Thursday, August 26, 2010

Remembering Mother

Mother Teresa in India
The country and the world celebrates today the birth centenary of one of the great women of our times. Agnes Gonxha Bojaxhiu, a little Albanian teacher redefined the meaning of love and service for half a century as she ministered to the destitute as Mother Teresa. Her life was a living description of a true child of God and we, those who witnessed from afar have been blessed for her presence in our times.

She left home and came to India at the age of 19 and never saw her mother and sister again. She taught in the Loreto convent in Calcutta and I feel a tinge of envy for the many students whose privilege it was to have been taught by her. Her years of teaching were not fully cloistered and the extreme poverty of Calcutta, worsened by the Bengal famine of 1943 and the Hindu-Muslim riots of 1946, made a deep impression on her. On 10th September 1946, she heard the call of God to leave the convent and help the poor by living among them. And in 1948, she left the convent, replaced her nun's habit for the white sari with the blue border which we have all become so familiar with and ventured into the slums. The rest of her life was spent with the poor - tending to their illnesses, bandaging their wounds, sharing their pain. The world looked on and appreciated her - she was doing what we could not. She was showing that it was possible to love the unloveable. She was taking the Lord at His word and treating every person rich or poor, healthy or diseased, prosperous or destitute as she would her Saviour.

It could not have been easy. Here is what she wrote in her diary during those initial days when she had no money and sometimes had to resort to begging for her food. 'Our Lord wants me to be a free nun covered with the poverty of the cross. Today I learned a good lesson. The poverty of the poor must be so hard for them. While looking for a home I walked and walked till my arms and legs ached. I thought how much they must ache in body and soul, looking for a home, food and health. Then the comfort of Loreto came to tempt me. 'You have only to say the word and all that will be yours again,' the Tempter kept on saying ... Of free choice, my God, and out of love for you, I desire to remain and do whatever be your Holy will in my regard. I did not let a single tear come.'

There are very few who have trusted and loved their God so much that at moment of discouragement, loneliness and hunger, she did not despair and turn back. It is their lives that inspire us. Many who have passed unsung and unheralded. And few like Mother, whose story is told and retold. Whose example lights up the narrow way for those of us who are stumbling along behind. And Mother's story will always serve as a reminder of God's blessing to those who remain faithful. The story of an order that begun with one woman's sacrifical love in the slums of Calcutta and now involves approximately 450 brothers and 5,000 nuns worldwide, operating 600 missions, schools and shelters in 133 countries. The story of the Missionaries of Charity whose vow on joining the order is to give 'wholehearted service to the poorest of the poor'.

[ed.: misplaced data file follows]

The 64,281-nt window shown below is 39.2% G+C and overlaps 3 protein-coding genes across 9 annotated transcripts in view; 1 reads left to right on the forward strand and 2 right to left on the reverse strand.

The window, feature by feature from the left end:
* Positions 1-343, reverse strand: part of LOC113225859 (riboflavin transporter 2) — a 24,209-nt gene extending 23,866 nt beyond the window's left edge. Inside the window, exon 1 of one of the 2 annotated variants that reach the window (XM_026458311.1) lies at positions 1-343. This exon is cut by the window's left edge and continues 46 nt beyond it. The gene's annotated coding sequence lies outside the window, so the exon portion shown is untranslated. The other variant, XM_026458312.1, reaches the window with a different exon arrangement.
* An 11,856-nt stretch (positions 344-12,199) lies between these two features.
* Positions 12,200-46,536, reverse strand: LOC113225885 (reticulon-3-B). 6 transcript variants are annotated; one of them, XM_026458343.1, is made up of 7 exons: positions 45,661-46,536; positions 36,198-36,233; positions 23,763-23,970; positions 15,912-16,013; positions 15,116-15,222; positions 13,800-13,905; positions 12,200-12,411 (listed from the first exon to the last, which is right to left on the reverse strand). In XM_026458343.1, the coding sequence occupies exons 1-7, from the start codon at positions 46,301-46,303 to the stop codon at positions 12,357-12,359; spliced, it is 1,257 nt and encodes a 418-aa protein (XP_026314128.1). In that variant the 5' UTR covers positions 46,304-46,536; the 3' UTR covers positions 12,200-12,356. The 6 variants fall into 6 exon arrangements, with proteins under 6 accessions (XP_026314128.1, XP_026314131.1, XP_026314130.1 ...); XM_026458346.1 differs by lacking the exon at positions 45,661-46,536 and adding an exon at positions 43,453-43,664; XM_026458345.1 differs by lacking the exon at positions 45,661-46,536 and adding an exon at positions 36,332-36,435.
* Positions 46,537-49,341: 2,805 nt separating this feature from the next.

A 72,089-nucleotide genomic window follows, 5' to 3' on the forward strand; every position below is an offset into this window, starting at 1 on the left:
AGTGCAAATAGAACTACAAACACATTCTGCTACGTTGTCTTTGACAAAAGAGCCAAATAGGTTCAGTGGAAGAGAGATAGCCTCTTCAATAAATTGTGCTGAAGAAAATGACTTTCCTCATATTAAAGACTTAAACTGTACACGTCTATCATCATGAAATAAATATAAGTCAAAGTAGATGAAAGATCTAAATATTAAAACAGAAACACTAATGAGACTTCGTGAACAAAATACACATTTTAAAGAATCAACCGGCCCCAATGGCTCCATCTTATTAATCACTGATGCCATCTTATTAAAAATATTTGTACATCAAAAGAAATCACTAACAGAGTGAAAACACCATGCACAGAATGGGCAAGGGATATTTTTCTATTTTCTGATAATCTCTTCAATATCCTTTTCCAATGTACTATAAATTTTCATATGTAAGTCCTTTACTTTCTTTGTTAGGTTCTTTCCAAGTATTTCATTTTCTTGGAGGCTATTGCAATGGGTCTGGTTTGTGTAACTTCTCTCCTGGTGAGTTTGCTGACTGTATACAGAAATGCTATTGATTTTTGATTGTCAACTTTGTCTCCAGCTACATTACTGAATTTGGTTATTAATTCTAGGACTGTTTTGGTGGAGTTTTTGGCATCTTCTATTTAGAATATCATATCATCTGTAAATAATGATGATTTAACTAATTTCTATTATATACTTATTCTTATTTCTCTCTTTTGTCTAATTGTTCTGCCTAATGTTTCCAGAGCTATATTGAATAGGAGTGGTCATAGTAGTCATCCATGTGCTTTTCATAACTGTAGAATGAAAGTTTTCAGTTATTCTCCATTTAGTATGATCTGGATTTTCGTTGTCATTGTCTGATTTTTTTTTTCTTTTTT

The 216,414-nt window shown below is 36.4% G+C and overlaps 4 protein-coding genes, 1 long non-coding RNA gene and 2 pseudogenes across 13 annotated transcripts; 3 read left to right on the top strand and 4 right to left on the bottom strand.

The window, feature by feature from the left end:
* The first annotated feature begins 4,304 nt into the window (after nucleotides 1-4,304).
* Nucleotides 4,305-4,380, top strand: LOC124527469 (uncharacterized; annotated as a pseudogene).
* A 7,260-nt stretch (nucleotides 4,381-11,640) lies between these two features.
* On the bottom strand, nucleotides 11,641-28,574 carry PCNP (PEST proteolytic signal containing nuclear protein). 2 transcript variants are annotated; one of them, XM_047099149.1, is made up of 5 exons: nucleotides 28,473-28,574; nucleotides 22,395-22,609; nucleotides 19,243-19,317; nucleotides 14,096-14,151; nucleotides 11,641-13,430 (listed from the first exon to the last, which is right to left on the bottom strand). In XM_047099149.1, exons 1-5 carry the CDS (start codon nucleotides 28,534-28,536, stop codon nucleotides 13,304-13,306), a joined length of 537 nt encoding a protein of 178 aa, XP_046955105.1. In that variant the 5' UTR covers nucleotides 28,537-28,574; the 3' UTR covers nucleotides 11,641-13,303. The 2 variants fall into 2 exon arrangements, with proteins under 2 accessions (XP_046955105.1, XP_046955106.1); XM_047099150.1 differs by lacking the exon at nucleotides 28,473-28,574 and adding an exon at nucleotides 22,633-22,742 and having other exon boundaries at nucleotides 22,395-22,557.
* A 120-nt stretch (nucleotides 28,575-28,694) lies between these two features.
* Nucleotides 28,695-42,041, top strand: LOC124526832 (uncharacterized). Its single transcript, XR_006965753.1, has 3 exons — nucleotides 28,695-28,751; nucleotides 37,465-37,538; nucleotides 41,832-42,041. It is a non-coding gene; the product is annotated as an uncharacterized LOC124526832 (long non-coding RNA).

My favourite story of Mother is one where a journalist asked her about the long hours that she was known to spend in prayer. "What do you say to God," he asked. She replied, "I listen." Slightly taken aback, but (rather like the rich young ruler in Mathew) wanting to go on with the discussion/argument, he then asked, "And what does He say?" "He listens," was her reply..... I leave you with a few of her words that reveal a glimpse of her heart.
  • Do ordinary things with extraordinary love
  • Holiness is not the luxury of a few, it is a simple duty, for you and for me.
  • Be faithful in small things because it is in them that your strength lies.
  • Do not think that love, in order to be genuine, has to be extraordinary. What we need is to love without getting tired.
  • Each one of them is Jesus in disguise.
  • I am a little pencil in the hand of a writing God who is sending a love letter to the world.
  • I do not pray for success, I ask for faithfulness.
  • I know God will not give me anything I can't handle. I just wish that He didn't trust me so much.
  • I have found the paradox, that if you love until it hurts, there can be no more hurt, only more love.
  • I want you to be concerned about your next door neighbor. Do you know your next door neighbor?
  • If you can't feed a hundred people, then feed just one.
  • If you judge people, you have no time to love them.
  • In this life we can do no great things. We can only do small things with great love.
  • Intense love does not measure, it just gives.
  • It is a poverty to decide that a child must die so that you may live as you wish.
  • Spread love everywhere you go. Let no one ever come to you without leaving happier.
  • The miracle is not that we do this work, but that we are happy to do it.
  • We ourselves feel that what we are doing is just a drop in the ocean. But the ocean would be less because of that missing drop.
Rest in peace, Mother, until we meet in Heaven. We thank you for your life and example. Our generation may not see your ilk again.

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